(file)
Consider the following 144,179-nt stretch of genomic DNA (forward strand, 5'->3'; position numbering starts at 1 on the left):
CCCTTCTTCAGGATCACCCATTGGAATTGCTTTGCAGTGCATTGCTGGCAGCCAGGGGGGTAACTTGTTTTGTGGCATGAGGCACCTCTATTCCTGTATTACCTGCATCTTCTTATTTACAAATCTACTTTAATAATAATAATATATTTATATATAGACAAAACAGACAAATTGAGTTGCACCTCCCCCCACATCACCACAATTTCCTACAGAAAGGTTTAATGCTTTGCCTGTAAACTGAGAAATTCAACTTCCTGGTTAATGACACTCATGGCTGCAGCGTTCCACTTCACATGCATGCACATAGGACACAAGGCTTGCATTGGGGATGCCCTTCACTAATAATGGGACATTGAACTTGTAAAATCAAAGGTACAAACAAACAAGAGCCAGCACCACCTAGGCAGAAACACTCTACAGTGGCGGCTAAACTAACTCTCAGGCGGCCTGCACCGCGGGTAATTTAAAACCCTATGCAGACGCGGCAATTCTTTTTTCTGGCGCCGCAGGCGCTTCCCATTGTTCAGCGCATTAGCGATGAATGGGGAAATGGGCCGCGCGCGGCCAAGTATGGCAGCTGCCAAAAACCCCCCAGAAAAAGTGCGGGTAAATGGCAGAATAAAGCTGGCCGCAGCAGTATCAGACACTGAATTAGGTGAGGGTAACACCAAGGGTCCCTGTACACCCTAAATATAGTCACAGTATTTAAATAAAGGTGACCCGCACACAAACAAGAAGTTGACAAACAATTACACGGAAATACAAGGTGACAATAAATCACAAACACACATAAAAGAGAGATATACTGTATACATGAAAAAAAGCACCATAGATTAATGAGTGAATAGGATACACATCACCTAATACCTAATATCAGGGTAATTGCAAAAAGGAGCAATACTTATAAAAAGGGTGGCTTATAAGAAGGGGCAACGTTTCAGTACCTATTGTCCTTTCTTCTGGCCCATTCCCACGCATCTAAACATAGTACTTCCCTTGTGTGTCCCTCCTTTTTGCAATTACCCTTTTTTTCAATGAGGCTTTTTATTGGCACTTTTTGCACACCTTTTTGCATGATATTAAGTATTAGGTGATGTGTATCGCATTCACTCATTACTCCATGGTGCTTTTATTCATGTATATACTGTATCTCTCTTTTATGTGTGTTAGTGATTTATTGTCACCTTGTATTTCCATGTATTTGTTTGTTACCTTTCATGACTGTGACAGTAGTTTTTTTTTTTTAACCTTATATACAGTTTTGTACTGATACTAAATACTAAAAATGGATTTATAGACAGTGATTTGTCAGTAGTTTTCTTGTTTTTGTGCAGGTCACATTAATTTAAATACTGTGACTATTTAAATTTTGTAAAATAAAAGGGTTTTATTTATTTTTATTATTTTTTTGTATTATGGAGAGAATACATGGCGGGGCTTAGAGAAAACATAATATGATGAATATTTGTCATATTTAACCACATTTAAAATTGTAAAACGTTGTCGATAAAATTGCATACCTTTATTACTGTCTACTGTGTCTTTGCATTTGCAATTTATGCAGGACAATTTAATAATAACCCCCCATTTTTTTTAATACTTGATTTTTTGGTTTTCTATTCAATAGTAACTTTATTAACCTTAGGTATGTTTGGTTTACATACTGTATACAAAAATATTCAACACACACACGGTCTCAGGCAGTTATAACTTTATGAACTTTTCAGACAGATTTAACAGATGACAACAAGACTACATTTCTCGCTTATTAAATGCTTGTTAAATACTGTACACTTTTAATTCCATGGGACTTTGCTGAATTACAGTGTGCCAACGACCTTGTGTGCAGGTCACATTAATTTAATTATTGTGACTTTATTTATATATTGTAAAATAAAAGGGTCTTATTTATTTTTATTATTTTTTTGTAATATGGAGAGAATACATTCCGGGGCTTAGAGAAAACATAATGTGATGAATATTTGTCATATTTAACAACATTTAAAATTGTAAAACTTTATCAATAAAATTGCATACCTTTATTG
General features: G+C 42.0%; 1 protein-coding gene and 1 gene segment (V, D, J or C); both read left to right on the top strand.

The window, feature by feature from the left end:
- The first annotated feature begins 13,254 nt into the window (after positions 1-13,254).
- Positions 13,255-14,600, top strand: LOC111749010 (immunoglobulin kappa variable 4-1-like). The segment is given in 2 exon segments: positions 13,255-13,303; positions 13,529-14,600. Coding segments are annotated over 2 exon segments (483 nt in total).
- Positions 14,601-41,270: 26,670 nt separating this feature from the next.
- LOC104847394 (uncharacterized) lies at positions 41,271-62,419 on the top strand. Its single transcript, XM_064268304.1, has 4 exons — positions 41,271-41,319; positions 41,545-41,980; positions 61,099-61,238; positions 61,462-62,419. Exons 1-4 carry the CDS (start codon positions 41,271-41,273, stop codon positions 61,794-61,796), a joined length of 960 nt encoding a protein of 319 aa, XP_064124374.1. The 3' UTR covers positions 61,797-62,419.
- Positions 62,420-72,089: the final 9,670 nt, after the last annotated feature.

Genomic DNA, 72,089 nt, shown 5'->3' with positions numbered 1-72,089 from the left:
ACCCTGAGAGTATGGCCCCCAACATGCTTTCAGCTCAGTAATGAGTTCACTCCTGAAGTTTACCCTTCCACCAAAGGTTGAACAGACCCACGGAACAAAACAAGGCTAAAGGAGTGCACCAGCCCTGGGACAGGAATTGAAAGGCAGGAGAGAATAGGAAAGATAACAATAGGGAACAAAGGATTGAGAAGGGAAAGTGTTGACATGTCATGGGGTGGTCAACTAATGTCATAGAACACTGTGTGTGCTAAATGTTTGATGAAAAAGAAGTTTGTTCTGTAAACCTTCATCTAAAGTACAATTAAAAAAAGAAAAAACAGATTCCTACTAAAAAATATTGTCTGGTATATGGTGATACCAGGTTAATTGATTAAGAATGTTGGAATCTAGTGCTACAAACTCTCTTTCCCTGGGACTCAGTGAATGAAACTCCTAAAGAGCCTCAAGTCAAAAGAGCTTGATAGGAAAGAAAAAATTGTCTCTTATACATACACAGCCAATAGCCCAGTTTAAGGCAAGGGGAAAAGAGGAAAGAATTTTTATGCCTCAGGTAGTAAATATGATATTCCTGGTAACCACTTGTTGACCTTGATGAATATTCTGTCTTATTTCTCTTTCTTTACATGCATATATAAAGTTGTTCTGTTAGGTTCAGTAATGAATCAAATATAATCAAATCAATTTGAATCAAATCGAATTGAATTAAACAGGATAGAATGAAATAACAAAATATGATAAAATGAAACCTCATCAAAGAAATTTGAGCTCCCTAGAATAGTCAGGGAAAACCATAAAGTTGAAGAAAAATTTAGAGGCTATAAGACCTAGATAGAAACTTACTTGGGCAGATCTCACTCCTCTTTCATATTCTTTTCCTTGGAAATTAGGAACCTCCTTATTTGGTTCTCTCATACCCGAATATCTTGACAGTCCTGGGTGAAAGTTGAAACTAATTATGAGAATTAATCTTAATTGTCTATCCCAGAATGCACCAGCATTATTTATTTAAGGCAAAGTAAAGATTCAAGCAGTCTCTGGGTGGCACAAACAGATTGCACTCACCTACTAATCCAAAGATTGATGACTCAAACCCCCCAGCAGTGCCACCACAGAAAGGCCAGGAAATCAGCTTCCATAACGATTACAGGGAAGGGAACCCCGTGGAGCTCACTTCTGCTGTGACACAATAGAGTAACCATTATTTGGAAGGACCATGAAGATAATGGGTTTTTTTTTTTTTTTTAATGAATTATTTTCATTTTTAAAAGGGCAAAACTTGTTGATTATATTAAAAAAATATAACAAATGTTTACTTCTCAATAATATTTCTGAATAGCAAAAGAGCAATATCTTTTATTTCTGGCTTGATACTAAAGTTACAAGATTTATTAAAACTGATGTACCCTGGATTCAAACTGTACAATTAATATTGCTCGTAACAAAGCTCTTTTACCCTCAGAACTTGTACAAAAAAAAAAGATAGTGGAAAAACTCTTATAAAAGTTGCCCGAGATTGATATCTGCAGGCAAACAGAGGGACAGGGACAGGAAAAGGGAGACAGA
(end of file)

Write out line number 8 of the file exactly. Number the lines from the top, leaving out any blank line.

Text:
- LOC104847394 (uncharacterized) lies at positions 41,271-62,419 on the top strand. Its single transcript, XM_064268304.1, has 4 exons — positions 41,271-41,319; positions 41,545-41,980; positions 61,099-61,238; positions 61,462-62,419. Exons 1-4 carry the CDS (start codon positions 41,271-41,273, stop codon positions 61,794-61,796), a joined length of 960 nt encoding a protein of 319 aa, XP_064124374.1. The 3' UTR covers positions 61,797-62,419.